The One That Got Away
Q: Back in high school there was this guy who really liked me and I liked him back, but we never got together. Years passed and I totally forgot about him. I met someone great and got married and had a cute girl! I'm 25 now, and I suddenly remembered how he was a great guy and I've been thinking of him ever since. I've always been intuitive about things, and I have this feeling that I should be with him. I'm always right, but I don't want to be right this time. I don't have any problems in my life or marriage. My husband is a great guy, I think the best of him and love him a lot. I want to get over this feeling because it's bringing me down. I don't want to seek this person out. Any suggestions on how to remove someone from my memory!? -- Jean
Dr. Susan: Give yourself credit for asking some good questions before doing anything impulsive. You've got a great guy and a good life. Trying to forcibly get rid of the memory won't work, however, as you've found out. Better than that is to understand why this is happening to you right now.
You're still young, and you have a child. You're over the honeymoon period with your husband, even though you still love him. So this old high school fantasy popped up to tempt and taunt you. You imagine that this dude is perfect, just like he was years ago (because you never really knew him very well!), and that he could sweep you off your feet and out of the plain ordinary adult world. Being the mother of a young child has its drawbacks, even though you say you have no problems.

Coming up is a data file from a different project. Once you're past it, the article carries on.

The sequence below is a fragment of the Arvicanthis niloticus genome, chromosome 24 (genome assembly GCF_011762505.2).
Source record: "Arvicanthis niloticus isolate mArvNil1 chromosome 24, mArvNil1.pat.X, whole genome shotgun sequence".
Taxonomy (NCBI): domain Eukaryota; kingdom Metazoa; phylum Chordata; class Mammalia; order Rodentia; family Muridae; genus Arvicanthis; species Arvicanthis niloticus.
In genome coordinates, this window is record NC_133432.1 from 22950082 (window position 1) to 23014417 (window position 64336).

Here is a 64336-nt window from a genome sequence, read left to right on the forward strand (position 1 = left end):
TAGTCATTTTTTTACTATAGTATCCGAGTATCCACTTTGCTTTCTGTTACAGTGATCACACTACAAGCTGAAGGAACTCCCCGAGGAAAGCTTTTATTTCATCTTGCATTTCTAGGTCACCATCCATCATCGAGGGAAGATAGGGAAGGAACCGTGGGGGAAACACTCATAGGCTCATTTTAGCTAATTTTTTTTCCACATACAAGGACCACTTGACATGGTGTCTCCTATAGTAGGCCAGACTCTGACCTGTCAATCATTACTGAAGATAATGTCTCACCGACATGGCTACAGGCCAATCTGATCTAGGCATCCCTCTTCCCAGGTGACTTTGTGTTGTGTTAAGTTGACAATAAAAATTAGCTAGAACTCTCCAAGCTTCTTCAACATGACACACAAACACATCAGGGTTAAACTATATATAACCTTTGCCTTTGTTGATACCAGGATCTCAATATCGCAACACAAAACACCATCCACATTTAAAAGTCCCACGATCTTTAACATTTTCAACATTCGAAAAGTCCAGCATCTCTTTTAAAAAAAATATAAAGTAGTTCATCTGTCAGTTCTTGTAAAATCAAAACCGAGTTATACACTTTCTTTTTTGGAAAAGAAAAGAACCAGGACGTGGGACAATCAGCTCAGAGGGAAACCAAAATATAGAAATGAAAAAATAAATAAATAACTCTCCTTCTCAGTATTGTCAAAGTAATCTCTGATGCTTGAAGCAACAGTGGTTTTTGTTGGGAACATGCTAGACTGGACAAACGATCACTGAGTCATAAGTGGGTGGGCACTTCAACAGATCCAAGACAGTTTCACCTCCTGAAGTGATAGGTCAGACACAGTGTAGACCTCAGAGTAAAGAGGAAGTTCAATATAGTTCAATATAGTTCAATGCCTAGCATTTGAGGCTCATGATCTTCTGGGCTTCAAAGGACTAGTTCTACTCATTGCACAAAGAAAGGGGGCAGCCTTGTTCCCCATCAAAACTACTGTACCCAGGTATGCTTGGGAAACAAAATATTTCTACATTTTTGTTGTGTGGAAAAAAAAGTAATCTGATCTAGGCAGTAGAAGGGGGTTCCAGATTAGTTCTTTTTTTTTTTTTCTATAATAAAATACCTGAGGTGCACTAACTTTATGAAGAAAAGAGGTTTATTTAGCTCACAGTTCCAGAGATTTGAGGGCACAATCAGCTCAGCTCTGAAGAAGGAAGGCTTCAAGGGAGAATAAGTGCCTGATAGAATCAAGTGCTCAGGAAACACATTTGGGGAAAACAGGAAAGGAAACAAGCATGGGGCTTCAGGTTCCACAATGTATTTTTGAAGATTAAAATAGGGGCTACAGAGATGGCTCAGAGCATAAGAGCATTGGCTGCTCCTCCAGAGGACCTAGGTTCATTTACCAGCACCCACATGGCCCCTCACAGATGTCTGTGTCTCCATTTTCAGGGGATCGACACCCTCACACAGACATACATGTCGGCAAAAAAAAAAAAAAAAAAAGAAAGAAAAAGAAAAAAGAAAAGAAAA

Your subconscious could be trying to give you a hint about what you need to do. Not that you should try to reconnect with some dude from high school, but that you need to reconnect with your fun-loving side or even your sexual side. You might be in more of a rut than you're aware of, either with your husband or in your day-to-day life. Try to think of something fun and exciting that you and your husband can do together. But above all, be assured that the memory will fade over time, once you recognize that it has no real importance. It's totally normal to obsess for a period of time over one person or another, whether a movie star, an old lover, or the one that got away.
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Susan K. Perry, Ph.D.
Susan K. Perry, Ph.D., is a social psychologist, relationship expert, and bestselling and award-winning author. Her books include Loving in Flow: How the Happiest Couples Get and Stay That Way, and Kylie's Heel, a novel for adults.
Pamela G. Chollet, Ph.D.
Dr. Pamela Chollet has a Ph.D. in clinical psychology and Master degrees in educational psychology and fine arts. Her passion has been helping people face and get through those times when they feel trapped and unable to move forward.
Anna Charbonneau, Ph.D.
Anna Charbonneau, Ph.D., is a clinical psychologist, stress management expert, and author. If you're feeling overwhelmed, stressed out, or struggling to make changes in your life, Anna can help.